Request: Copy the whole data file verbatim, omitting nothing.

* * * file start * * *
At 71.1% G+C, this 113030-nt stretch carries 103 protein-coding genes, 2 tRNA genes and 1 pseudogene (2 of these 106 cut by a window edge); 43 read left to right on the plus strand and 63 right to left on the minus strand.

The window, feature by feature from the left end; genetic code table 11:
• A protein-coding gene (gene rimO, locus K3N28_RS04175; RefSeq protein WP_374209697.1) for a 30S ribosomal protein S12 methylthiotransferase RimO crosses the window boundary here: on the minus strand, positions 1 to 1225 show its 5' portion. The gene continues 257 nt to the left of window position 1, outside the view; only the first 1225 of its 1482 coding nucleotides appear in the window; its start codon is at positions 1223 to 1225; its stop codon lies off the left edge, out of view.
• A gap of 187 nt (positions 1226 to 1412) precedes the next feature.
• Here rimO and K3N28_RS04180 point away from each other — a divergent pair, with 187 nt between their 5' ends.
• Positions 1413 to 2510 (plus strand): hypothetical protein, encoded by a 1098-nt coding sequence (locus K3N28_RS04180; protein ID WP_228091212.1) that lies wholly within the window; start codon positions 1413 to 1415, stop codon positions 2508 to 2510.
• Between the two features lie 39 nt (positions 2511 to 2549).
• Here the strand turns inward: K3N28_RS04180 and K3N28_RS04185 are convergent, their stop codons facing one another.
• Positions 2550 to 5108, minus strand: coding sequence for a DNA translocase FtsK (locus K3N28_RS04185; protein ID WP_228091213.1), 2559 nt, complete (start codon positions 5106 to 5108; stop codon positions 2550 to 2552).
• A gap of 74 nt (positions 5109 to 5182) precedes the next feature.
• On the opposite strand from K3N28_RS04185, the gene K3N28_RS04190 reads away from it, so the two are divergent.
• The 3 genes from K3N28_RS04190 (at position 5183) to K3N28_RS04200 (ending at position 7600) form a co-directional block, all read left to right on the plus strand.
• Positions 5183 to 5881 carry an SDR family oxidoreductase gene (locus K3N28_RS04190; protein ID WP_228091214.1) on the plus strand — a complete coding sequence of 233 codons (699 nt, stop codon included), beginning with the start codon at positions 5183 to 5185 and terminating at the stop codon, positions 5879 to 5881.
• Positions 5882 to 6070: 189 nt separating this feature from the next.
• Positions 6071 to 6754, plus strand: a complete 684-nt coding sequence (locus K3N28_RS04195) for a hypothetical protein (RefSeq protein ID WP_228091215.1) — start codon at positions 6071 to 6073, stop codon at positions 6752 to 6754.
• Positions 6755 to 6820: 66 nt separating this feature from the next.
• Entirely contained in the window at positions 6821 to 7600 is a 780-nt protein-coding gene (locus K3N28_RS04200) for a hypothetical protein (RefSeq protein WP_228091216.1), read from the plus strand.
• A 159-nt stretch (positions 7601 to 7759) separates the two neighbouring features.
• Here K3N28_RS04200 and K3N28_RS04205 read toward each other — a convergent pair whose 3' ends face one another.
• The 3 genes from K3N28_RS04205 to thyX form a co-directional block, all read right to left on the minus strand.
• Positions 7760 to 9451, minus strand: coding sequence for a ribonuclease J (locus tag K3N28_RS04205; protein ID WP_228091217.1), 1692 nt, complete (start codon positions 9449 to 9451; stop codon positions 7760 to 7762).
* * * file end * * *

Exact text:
At 71.1% G+C, this 113030-nt stretch carries 103 protein-coding genes, 2 tRNA genes and 1 pseudogene (2 of these 106 cut by a window edge); 43 read left to right on the plus strand and 63 right to left on the minus strand.

The window, feature by feature from the left end; genetic code table 11:
• A protein-coding gene (gene rimO, locus K3N28_RS04175; RefSeq protein WP_374209697.1) for a 30S ribosomal protein S12 methylthiotransferase RimO crosses the window boundary here: on the minus strand, positions 1 to 1225 show its 5' portion. The gene continues 257 nt to the left of window position 1, outside the view; only the first 1225 of its 1482 coding nucleotides appear in the window; its start codon is at positions 1223 to 1225; its stop codon lies off the left edge, out of view.
• A gap of 187 nt (positions 1226 to 1412) precedes the next feature.
• Here rimO and K3N28_RS04180 point away from each other — a divergent pair, with 187 nt between their 5' ends.
• Positions 1413 to 2510 (plus strand): hypothetical protein, encoded by a 1098-nt coding sequence (locus K3N28_RS04180; protein ID WP_228091212.1) that lies wholly within the window; start codon positions 1413 to 1415, stop codon positions 2508 to 2510.
• Between the two features lie 39 nt (positions 2511 to 2549).
• Here the strand turns inward: K3N28_RS04180 and K3N28_RS04185 are convergent, their stop codons facing one another.
• Positions 2550 to 5108, minus strand: coding sequence for a DNA translocase FtsK (locus K3N28_RS04185; protein ID WP_228091213.1), 2559 nt, complete (start codon positions 5106 to 5108; stop codon positions 2550 to 2552).
• A gap of 74 nt (positions 5109 to 5182) precedes the next feature.
• On the opposite strand from K3N28_RS04185, the gene K3N28_RS04190 reads away from it, so the two are divergent.
• The 3 genes from K3N28_RS04190 (at position 5183) to K3N28_RS04200 (ending at position 7600) form a co-directional block, all read left to right on the plus strand.
• Positions 5183 to 5881 carry an SDR family oxidoreductase gene (locus K3N28_RS04190; protein ID WP_228091214.1) on the plus strand — a complete coding sequence of 233 codons (699 nt, stop codon included), beginning with the start codon at positions 5183 to 5185 and terminating at the stop codon, positions 5879 to 5881.
• Positions 5882 to 6070: 189 nt separating this feature from the next.
• Positions 6071 to 6754, plus strand: a complete 684-nt coding sequence (locus K3N28_RS04195) for a hypothetical protein (RefSeq protein ID WP_228091215.1) — start codon at positions 6071 to 6073, stop codon at positions 6752 to 6754.
• Positions 6755 to 6820: 66 nt separating this feature from the next.
• Entirely contained in the window at positions 6821 to 7600 is a 780-nt protein-coding gene (locus K3N28_RS04200) for a hypothetical protein (RefSeq protein WP_228091216.1), read from the plus strand.
• A 159-nt stretch (positions 7601 to 7759) separates the two neighbouring features.
• Here K3N28_RS04200 and K3N28_RS04205 read toward each other — a convergent pair whose 3' ends face one another.
• The 3 genes from K3N28_RS04205 to thyX form a co-directional block, all read right to left on the minus strand.
• Positions 7760 to 9451, minus strand: coding sequence for a ribonuclease J (locus tag K3N28_RS04205; protein ID WP_228091217.1), 1692 nt, complete (start codon positions 9449 to 9451; stop codon positions 7760 to 7762).